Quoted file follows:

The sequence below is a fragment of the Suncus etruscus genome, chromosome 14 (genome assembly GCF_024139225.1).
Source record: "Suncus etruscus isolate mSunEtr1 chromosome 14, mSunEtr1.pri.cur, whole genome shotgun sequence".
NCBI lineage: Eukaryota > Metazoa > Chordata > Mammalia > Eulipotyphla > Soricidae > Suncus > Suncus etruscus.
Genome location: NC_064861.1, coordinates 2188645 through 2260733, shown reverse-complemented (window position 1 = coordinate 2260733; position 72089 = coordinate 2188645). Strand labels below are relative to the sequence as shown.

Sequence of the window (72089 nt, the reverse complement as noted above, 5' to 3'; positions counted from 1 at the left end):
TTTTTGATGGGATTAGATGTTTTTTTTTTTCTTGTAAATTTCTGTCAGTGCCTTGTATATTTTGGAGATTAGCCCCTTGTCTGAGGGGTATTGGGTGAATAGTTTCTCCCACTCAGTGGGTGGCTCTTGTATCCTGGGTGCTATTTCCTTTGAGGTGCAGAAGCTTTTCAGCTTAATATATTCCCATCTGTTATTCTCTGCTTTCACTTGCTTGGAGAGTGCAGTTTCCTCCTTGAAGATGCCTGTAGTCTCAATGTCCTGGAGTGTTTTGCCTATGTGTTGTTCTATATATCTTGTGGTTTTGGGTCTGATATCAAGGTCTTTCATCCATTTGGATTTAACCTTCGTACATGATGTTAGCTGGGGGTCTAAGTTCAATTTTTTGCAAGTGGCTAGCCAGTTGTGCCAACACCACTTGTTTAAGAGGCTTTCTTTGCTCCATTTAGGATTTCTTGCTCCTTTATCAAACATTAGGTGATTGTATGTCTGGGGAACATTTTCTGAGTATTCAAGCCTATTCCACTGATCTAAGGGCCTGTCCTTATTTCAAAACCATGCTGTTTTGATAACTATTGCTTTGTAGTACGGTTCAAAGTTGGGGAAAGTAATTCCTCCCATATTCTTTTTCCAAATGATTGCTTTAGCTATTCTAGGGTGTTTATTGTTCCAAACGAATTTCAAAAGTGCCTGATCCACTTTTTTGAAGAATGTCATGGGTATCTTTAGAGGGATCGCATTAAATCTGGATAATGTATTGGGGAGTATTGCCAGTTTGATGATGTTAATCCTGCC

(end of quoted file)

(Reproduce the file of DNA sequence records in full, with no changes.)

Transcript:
The sequence below is a fragment of the Suncus etruscus genome, chromosome 14 (genome assembly GCF_024139225.1).
Source record: "Suncus etruscus isolate mSunEtr1 chromosome 14, mSunEtr1.pri.cur, whole genome shotgun sequence".
NCBI lineage: Eukaryota > Metazoa > Chordata > Mammalia > Eulipotyphla > Soricidae > Suncus > Suncus etruscus.
Genome location: NC_064861.1, coordinates 2188645 through 2260733, shown reverse-complemented (window position 1 = coordinate 2260733; position 72089 = coordinate 2188645). Strand labels below are relative to the sequence as shown.

Sequence of the window (72089 nt, the reverse complement as noted above, 5' to 3'; positions counted from 1 at the left end):
TTTTTGATGGGATTAGATGTTTTTTTTTTTCTTGTAAATTTCTGTCAGTGCCTTGTATATTTTGGAGATTAGCCCCTTGTCTGAGGGGTATTGGGTGAATAGTTTCTCCCACTCAGTGGGTGGCTCTTGTATCCTGGGTGCTATTTCCTTTGAGGTGCAGAAGCTTTTCAGCTTAATATATTCCCATCTGTTATTCTCTGCTTTCACTTGCTTGGAGAGTGCAGTTTCCTCCTTGAAGATGCCTGTAGTCTCAATGTCCTGGAGTGTTTTGCCTATGTGTTGTTCTATATATCTTGTGGTTTTGGGTCTGATATCAAGGTCTTTCATCCATTTGGATTTAACCTTCGTACATGATGTTAGCTGGGGGTCTAAGTTCAATTTTTTGCAAGTGGCTAGCCAGTTGTGCCAACACCACTTGTTTAAGAGGCTTTCTTTGCTCCATTTAGGATTTCTTGCTCCTTTATCAAACATTAGGTGATTGTATGTCTGGGGAACATTTTCTGAGTATTCAAGCCTATTCCACTGATCTAAGGGCCTGTCCTTATTTCAAAACCATGCTGTTTTGATAACTATTGCTTTGTAGTACGGTTCAAAGTTGGGGAAAGTAATTCCTCCCATATTCTTTTTCCAAATGATTGCTTTAGCTATTCTAGGGTGTTTATTGTTCCAAACGAATTTCAAAAGTGCCTGATCCACTTTTTTGAAGAATGTCATGGGTATCTTTAGAGGGATCGCATTAAATCTGGATAATGTATTGGGGAGTATTGCCAGTTTGATGATGTTAATCCTGCC